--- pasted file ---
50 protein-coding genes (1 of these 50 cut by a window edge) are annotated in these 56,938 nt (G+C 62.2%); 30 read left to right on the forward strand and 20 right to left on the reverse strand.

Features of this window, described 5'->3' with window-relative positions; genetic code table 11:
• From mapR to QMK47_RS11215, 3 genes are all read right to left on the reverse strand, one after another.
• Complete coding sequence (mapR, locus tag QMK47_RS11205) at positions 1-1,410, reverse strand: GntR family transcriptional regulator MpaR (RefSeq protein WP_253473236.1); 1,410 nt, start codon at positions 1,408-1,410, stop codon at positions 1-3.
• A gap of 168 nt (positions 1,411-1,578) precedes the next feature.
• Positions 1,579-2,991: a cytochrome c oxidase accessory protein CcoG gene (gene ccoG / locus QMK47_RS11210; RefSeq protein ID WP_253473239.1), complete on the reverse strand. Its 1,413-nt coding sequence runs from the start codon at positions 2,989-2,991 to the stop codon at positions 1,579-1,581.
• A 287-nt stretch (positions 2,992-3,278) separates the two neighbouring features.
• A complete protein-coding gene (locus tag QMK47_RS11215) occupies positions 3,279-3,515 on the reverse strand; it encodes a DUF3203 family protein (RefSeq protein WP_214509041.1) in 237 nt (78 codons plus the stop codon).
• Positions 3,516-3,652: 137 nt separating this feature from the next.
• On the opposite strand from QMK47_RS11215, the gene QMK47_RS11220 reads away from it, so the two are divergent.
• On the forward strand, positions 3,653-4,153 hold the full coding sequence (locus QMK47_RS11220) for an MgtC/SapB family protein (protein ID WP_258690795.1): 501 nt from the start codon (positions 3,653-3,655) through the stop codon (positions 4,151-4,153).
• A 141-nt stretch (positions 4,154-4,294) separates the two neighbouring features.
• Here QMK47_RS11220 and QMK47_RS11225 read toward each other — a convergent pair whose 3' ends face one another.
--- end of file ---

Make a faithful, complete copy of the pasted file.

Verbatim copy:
50 protein-coding genes (1 of these 50 cut by a window edge) are annotated in these 56,938 nt (G+C 62.2%); 30 read left to right on the forward strand and 20 right to left on the reverse strand.

Features of this window, described 5'->3' with window-relative positions; genetic code table 11:
• From mapR to QMK47_RS11215, 3 genes are all read right to left on the reverse strand, one after another.
• Complete coding sequence (mapR, locus tag QMK47_RS11205) at positions 1-1,410, reverse strand: GntR family transcriptional regulator MpaR (RefSeq protein WP_253473236.1); 1,410 nt, start codon at positions 1,408-1,410, stop codon at positions 1-3.
• A gap of 168 nt (positions 1,411-1,578) precedes the next feature.
• Positions 1,579-2,991: a cytochrome c oxidase accessory protein CcoG gene (gene ccoG / locus QMK47_RS11210; RefSeq protein ID WP_253473239.1), complete on the reverse strand. Its 1,413-nt coding sequence runs from the start codon at positions 2,989-2,991 to the stop codon at positions 1,579-1,581.
• A 287-nt stretch (positions 2,992-3,278) separates the two neighbouring features.
• A complete protein-coding gene (locus tag QMK47_RS11215) occupies positions 3,279-3,515 on the reverse strand; it encodes a DUF3203 family protein (RefSeq protein WP_214509041.1) in 237 nt (78 codons plus the stop codon).
• Positions 3,516-3,652: 137 nt separating this feature from the next.
• On the opposite strand from QMK47_RS11215, the gene QMK47_RS11220 reads away from it, so the two are divergent.
• On the forward strand, positions 3,653-4,153 hold the full coding sequence (locus QMK47_RS11220) for an MgtC/SapB family protein (protein ID WP_258690795.1): 501 nt from the start codon (positions 3,653-3,655) through the stop codon (positions 4,151-4,153).
• A 141-nt stretch (positions 4,154-4,294) separates the two neighbouring features.
• Here QMK47_RS11220 and QMK47_RS11225 read toward each other — a convergent pair whose 3' ends face one another.